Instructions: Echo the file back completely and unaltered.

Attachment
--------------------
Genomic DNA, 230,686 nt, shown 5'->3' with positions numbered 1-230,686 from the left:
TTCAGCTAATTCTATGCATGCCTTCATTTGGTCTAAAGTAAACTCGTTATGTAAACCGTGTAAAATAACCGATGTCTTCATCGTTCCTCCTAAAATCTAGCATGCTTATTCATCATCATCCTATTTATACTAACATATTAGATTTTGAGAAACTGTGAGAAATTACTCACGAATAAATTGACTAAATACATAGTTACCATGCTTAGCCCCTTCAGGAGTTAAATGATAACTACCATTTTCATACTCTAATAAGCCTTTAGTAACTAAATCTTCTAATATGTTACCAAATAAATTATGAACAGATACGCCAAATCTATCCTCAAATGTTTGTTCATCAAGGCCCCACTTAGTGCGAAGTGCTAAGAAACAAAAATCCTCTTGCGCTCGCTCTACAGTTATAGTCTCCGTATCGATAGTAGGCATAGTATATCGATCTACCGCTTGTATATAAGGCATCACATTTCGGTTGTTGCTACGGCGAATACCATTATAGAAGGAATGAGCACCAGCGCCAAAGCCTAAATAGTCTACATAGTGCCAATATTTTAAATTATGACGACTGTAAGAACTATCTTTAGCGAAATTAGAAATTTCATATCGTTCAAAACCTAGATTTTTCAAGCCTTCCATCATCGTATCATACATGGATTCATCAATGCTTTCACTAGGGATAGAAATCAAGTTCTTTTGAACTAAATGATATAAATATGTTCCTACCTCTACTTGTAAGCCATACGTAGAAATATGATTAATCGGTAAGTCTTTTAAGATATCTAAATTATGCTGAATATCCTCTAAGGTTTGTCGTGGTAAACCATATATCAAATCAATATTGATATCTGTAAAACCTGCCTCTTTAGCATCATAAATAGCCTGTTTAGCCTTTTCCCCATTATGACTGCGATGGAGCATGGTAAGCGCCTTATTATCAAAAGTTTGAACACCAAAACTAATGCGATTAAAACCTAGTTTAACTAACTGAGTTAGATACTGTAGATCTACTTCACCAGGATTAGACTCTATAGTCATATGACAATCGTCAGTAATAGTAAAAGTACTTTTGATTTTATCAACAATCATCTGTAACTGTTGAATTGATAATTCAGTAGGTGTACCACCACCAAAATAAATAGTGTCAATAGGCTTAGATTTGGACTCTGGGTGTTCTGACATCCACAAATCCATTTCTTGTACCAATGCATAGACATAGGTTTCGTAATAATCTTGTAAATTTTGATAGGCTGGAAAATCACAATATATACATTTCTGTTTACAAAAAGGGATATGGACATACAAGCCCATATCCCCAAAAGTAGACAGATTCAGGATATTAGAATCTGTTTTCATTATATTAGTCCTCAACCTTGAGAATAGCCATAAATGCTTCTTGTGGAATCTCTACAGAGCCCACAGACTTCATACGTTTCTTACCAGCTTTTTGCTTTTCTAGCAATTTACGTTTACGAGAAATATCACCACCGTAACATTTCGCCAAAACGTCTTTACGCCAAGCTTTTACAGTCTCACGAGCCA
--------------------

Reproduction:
Genomic DNA, 230,686 nt, shown 5'->3' with positions numbered 1-230,686 from the left:
TTCAGCTAATTCTATGCATGCCTTCATTTGGTCTAAAGTAAACTCGTTATGTAAACCGTGTAAAATAACCGATGTCTTCATCGTTCCTCCTAAAATCTAGCATGCTTATTCATCATCATCCTATTTATACTAACATATTAGATTTTGAGAAACTGTGAGAAATTACTCACGAATAAATTGACTAAATACATAGTTACCATGCTTAGCCCCTTCAGGAGTTAAATGATAACTACCATTTTCATACTCTAATAAGCCTTTAGTAACTAAATCTTCTAATATGTTACCAAATAAATTATGAACAGATACGCCAAATCTATCCTCAAATGTTTGTTCATCAAGGCCCCACTTAGTGCGAAGTGCTAAGAAACAAAAATCCTCTTGCGCTCGCTCTACAGTTATAGTCTCCGTATCGATAGTAGGCATAGTATATCGATCTACCGCTTGTATATAAGGCATCACATTTCGGTTGTTGCTACGGCGAATACCATTATAGAAGGAATGAGCACCAGCGCCAAAGCCTAAATAGTCTACATAGTGCCAATATTTTAAATTATGACGACTGTAAGAACTATCTTTAGCGAAATTAGAAATTTCATATCGTTCAAAACCTAGATTTTTCAAGCCTTCCATCATCGTATCATACATGGATTCATCAATGCTTTCACTAGGGATAGAAATCAAGTTCTTTTGAACTAAATGATATAAATATGTTCCTACCTCTACTTGTAAGCCATACGTAGAAATATGATTAATCGGTAAGTCTTTTAAGATATCTAAATTATGCTGAATATCCTCTAAGGTTTGTCGTGGTAAACCATATATCAAATCAATATTGATATCTGTAAAACCTGCCTCTTTAGCATCATAAATAGCCTGTTTAGCCTTTTCCCCATTATGACTGCGATGGAGCATGGTAAGCGCCTTATTATCAAAAGTTTGAACACCAAAACTAATGCGATTAAAACCTAGTTTAACTAACTGAGTTAGATACTGTAGATCTACTTCACCAGGATTAGACTCTATAGTCATATGACAATCGTCAGTAATAGTAAAAGTACTTTTGATTTTATCAACAATCATCTGTAACTGTTGAATTGATAATTCAGTAGGTGTACCACCACCAAAATAAATAGTGTCAATAGGCTTAGATTTGGACTCTGGGTGTTCTGACATCCACAAATCCATTTCTTGTACCAATGCATAGACATAGGTTTCGTAATAATCTTGTAAATTTTGATAGGCTGGAAAATCACAATATATACATTTCTGTTTACAAAAAGGGATATGGACATACAAGCCCATATCCCCAAAAGTAGACAGATTCAGGATATTAGAATCTGTTTTCATTATATTAGTCCTCAACCTTGAGAATAGCCATAAATGCTTCTTGTGGAATCTCTACAGAGCCCACAGACTTCATACGTTTCTTACCAGCTTTTTGCTTTTCTAGCAATTTACGTTTACGAGAAATATCACCACCGTAACATTTCGCCAAAACGTCTTTACGCCAAGCTTTTACAGTCTCACGAGCCA